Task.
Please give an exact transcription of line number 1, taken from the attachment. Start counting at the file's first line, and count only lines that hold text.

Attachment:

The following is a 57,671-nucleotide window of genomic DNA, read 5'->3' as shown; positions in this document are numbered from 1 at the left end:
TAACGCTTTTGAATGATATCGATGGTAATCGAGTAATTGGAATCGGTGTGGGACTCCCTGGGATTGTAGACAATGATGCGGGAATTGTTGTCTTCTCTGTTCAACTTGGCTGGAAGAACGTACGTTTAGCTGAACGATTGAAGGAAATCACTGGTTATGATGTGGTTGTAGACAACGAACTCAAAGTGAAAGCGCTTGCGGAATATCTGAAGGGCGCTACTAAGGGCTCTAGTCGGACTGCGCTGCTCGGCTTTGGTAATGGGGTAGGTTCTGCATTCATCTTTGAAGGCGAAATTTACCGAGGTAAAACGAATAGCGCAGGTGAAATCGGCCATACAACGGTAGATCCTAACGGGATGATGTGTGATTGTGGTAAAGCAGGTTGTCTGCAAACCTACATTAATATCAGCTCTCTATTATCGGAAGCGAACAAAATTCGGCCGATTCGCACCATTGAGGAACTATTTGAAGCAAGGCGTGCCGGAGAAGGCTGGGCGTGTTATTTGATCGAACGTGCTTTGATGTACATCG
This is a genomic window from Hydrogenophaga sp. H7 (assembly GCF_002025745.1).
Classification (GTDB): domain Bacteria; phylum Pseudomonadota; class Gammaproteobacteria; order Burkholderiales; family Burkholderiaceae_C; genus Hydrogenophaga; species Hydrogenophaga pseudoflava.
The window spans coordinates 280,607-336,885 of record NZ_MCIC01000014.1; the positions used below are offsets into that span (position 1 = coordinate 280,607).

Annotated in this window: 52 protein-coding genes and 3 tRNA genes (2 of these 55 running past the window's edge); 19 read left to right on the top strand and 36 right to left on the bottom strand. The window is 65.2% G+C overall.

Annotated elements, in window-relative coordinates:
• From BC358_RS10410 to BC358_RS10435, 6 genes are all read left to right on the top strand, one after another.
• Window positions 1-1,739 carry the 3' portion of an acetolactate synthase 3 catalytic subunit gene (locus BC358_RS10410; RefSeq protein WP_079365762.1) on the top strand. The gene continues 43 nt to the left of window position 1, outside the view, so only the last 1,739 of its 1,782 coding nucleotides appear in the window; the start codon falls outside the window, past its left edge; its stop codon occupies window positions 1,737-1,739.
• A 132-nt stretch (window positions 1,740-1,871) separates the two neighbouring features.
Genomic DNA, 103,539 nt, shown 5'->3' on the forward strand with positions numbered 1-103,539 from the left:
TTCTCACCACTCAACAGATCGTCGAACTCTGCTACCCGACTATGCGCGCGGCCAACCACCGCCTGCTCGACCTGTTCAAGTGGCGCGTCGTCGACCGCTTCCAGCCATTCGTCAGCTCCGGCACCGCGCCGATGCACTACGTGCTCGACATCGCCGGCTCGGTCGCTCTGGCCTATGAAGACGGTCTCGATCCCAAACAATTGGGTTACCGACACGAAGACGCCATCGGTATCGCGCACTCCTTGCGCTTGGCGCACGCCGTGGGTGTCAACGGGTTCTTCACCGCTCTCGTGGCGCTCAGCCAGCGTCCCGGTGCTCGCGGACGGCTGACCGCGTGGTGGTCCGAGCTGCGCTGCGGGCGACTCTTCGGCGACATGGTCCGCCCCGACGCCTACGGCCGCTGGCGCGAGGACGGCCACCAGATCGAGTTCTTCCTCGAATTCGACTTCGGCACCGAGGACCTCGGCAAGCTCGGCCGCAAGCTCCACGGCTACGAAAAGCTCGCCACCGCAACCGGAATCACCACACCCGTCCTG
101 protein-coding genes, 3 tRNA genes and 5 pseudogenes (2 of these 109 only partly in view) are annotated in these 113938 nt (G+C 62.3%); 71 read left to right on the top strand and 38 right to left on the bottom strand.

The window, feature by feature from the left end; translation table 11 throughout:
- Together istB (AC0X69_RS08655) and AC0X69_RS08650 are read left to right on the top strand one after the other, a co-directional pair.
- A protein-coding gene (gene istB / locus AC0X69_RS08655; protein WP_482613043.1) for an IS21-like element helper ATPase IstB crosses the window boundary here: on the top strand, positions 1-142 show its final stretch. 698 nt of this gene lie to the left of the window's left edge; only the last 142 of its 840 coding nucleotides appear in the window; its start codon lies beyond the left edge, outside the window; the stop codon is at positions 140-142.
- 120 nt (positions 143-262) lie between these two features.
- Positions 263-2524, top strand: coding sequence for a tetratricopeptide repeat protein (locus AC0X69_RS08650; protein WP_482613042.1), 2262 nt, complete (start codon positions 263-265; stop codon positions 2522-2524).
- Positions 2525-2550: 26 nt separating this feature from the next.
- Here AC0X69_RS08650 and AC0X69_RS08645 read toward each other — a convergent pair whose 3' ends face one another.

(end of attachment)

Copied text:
The following is a 57,671-nucleotide window of genomic DNA, read 5'->3' as shown; positions in this document are numbered from 1 at the left end: